|Daughter and hubby in the middle of Manhattan.|
I’ve spent a lot of time and energy creating layers and layers of façade. I think most of us do. We start when we are very young finding out what is acceptable. We learn on the playground that sometimes saying what we really think might be scoffed at, so we learn to pretend to like something just because everyone else likes it. We learn to stuff our feelings at a very young age because we need to appear brave, strong, and intelligent, or for little girls we are taught that being pretty is above all most treasured. We learn to wait and see what others think. In Kindergarten, I sat on a rug with the teacher sitting in a chair. She taught us a little song with a whistle in the melody. I couldn’t whistle, still can’t, but I would pretend by posing my face and mouth the way the other kids did, hoping that no one would know. But a child near me announced, “Carole is not whistling.” So the teacher stopped the song and to my shame tried to teach me how to whistle, drawing attention to my inadequate pretense. I hoped everyday after that we would not sing the song.
I remember Mr. Atkinson, my 5th grade teacher having us put our heads on our desks with our eyes closed when he would ask us to vote on options or opinions. He told us he wanted to see what we really thought instead of being swayed by the rest of the class. Sometimes he did it the other way so we could see what would happen. He would ask a question where the answer was up for debate and see how we would each look around and wait before raising our hands. Not wanting to be the only stupid one in the class, sometimes those with the right answer would end up changing their minds because the majority thought otherwise.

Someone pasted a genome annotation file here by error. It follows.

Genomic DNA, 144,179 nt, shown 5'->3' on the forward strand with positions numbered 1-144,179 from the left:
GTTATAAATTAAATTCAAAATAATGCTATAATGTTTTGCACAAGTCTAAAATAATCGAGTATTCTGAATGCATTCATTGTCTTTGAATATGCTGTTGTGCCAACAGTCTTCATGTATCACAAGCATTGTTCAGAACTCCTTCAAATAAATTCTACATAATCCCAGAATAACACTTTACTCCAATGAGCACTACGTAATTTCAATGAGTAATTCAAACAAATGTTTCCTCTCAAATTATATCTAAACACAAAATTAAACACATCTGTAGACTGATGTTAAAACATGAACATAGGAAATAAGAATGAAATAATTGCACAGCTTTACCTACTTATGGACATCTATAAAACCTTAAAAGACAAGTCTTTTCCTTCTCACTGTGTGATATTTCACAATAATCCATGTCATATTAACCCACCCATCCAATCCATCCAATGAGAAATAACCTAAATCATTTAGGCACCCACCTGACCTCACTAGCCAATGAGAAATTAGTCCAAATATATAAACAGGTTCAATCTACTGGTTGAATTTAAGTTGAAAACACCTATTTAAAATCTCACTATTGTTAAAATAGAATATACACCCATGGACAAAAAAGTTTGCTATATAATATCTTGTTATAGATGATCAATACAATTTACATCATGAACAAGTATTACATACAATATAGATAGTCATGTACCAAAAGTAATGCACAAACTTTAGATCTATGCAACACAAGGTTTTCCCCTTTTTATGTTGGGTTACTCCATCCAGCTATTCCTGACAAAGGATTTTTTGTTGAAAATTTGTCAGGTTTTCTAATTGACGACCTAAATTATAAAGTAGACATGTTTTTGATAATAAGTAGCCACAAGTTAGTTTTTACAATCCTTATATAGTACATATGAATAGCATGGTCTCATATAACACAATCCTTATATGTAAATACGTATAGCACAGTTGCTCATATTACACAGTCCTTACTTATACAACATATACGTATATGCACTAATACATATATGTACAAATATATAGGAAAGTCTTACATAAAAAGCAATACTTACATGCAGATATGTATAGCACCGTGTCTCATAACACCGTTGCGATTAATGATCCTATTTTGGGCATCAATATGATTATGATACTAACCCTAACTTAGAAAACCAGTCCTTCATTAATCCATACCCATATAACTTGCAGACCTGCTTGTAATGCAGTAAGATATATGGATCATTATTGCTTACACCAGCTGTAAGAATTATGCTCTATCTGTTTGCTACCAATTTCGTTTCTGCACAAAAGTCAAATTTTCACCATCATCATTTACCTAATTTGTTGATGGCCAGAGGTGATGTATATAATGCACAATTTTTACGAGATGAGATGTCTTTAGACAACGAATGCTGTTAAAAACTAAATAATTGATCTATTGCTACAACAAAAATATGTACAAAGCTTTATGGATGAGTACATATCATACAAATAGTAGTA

Recently, I observed a six-year-old boy announce with glee that he just loved the color pink. I thought to myself that he would soon find out that he can’t love the color pink. The world will tell him that it’s wrong for boys to love pink soon enough, but I hope beyond hope that he can still love the color pink when the boys and girls at school tell him that only girls like pink. We are pegged, categorized and labeled early by gender, by race, by religion, by ethnic and regional values. I wanted desperately to chase lizards, throw snowballs, rocks and play baseball. My young heroes were both Huck Finn and Pollyanna. I knew somehow I was much more like Huck than Pollyanna and that it wasn’t acceptable. I wanted to be like my older brothers even though they rejected me.
Recently we visited our daughter in NYC and I noticed how real people can be. When you are surrounded by seas of people, why pretend to be something you are not? Live in the moment. Live in the now. You will never see the person next to you on the subway again. In a moment where my husband and I were confused by which way to go next to catch our train, a middle aged woman stopped and without us asking for directions politely offered them. She had no one to impress. Goodness for goodness sake. When an elderly woman with a walker got off a packed bus in Brooklyn, she announced as she hobbled out with help from the driver, “I hope none of you ever have to use a walker.” I watched through the window as she made her way down the sidewalk. She caught my gaze, smiled and waved.